After a few weeks Senator Chambliss convinced the immigration agent to move our file to the top of the pile and our paperwork was processed. We were cleared to fly to China to meet our daughter and bring her home. I will tell you the story of our daughter’s homecoming some other time, but suffice it to say I will never forget what it felt like to have this child that I had prayed for and fought for under the protection of our roof for the first time. I will never forget how good it felt to be able to care for and protect this girl I loved so very much even before I met her.
Now in some ways my story is unique, but I bet many of you have had this moment. This moment of saying, “I am coming to you. I will not leave you alone.” The moment you got a phone call your child or loved one was hurt or in need. I bet in that moment your love for them was so strong that nothing could have stopped you from rushing to them and doing anything necessary to be with them and care for them. When I hear stories of moms lifting cars off of their injured children I am never surprised. If necessary, love does whatever it has to do.
Love does whatever it has to do.
I wonder if Jesus ever said those words to himself that night in the garden or as he hung upon the cross. For surely he knew this act was the way he would be able to protect those he loved, those he had met and those he had yet to meet, forever.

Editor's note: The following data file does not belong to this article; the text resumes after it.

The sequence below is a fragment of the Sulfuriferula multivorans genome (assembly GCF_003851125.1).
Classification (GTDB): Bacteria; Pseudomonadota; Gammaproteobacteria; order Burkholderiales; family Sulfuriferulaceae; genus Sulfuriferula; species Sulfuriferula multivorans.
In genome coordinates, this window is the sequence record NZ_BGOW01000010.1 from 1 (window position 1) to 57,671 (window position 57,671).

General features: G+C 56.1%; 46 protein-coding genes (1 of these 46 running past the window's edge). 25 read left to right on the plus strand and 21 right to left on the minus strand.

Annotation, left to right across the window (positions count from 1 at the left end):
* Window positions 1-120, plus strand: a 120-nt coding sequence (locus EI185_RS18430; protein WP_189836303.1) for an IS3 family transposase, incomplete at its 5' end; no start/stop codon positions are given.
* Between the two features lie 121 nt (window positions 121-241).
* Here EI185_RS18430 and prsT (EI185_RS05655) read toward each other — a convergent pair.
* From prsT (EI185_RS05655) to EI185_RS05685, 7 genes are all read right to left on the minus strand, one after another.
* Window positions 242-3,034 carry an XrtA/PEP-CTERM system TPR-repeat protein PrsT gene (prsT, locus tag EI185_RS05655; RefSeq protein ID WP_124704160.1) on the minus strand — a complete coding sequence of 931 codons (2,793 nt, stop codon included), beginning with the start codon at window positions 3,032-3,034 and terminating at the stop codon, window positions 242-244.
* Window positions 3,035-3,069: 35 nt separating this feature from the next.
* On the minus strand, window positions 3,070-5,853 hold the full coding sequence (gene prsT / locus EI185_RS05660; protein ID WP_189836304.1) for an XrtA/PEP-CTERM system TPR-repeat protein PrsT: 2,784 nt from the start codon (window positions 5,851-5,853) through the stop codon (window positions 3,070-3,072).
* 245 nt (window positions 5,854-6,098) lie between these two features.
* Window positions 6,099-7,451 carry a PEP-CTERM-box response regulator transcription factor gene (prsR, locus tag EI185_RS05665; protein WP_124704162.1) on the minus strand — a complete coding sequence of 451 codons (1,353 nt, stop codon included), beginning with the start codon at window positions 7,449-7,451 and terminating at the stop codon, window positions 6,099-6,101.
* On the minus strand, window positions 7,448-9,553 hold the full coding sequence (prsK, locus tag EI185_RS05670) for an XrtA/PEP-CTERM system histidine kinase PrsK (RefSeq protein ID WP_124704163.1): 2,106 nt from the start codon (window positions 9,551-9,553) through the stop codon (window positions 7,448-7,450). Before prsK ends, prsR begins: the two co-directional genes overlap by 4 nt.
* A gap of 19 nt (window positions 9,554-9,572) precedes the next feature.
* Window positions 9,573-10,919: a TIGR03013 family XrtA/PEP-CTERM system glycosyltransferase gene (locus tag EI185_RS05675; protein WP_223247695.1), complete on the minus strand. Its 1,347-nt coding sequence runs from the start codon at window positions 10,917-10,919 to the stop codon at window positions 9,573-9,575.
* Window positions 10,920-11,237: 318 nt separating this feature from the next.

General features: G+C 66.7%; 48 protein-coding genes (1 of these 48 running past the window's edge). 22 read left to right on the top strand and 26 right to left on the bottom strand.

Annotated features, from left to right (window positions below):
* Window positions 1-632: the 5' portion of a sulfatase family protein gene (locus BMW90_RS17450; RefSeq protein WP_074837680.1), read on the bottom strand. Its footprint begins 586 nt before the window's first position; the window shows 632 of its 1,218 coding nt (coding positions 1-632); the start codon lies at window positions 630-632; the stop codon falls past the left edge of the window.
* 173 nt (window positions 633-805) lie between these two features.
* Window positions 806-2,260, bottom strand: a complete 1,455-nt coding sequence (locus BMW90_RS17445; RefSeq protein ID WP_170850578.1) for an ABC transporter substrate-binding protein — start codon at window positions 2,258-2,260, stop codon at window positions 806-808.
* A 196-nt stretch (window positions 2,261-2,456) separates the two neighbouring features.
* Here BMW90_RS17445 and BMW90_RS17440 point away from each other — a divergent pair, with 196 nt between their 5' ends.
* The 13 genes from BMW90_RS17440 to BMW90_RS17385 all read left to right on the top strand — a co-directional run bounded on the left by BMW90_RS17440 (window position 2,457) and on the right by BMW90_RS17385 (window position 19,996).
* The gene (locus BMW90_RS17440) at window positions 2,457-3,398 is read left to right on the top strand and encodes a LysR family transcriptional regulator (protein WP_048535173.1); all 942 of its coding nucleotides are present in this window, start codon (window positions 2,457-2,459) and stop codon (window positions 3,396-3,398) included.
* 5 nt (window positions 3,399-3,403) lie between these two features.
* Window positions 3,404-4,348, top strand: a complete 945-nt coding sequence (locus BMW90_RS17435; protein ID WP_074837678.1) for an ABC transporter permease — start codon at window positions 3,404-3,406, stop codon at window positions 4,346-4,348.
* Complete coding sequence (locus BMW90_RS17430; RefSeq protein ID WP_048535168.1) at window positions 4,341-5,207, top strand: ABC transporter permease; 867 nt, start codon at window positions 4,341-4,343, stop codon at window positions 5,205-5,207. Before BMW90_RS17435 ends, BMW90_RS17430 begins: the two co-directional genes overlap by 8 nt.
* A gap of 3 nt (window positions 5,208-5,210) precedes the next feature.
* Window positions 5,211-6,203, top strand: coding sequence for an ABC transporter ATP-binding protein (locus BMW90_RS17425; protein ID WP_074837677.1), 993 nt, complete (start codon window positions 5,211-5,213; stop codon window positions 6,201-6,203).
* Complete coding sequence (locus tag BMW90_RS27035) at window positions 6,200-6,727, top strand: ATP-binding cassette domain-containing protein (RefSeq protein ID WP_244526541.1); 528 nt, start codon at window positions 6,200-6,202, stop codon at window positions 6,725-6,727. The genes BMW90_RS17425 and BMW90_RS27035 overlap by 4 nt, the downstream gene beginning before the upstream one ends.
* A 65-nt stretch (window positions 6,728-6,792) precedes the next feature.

In the apostles creed we talk about Jesus descending to hell after he died upon the cross. I love this image of Jesus storming the very gates of hell knowing this was the way to free US from the power of sin and death. This was the way to bring his beloveds home to his house forever.
If I could give you anything, it would be the knowledge that Jesus loves you SO VERY MUCH. More than I love my daughter and son, more than you love your significant others or grandchildren. More than we love our dogs. And that is a love so big it is hard to imagine or believe.
Jesus loves us fiercely and completely, to the point he will do whatever is necessary to come to us. To always be with us. To one day bring us home.
Jesus talks a lot about the Advocate or the Holy Spirit in John. Because of Jesus’s great love for us he could not bear to be separated from us while we live on this earth. So he asked God to send their spirit to live in us. Right here and now. So we would never have to be alone. So Jesus could be with us always. To love us, look after us, care for us. Maybe you have felt that spirit dwelling within you. In a time of crisis or just a time when you were quiet enough to hear the Spirit within.
I hope more than anything that you feel that Spirit filling you with love. God’s fierce, amazing, and unending love. For you, YOU, a very child of God. A child that brings God great pleasure. A child worth storming the gates of hell for. A child that God will one day rejoice over when we finally travel home.
Until then know that you are so very loved. And never, ever alone.
I am coming for you. I will never leave you abandoned.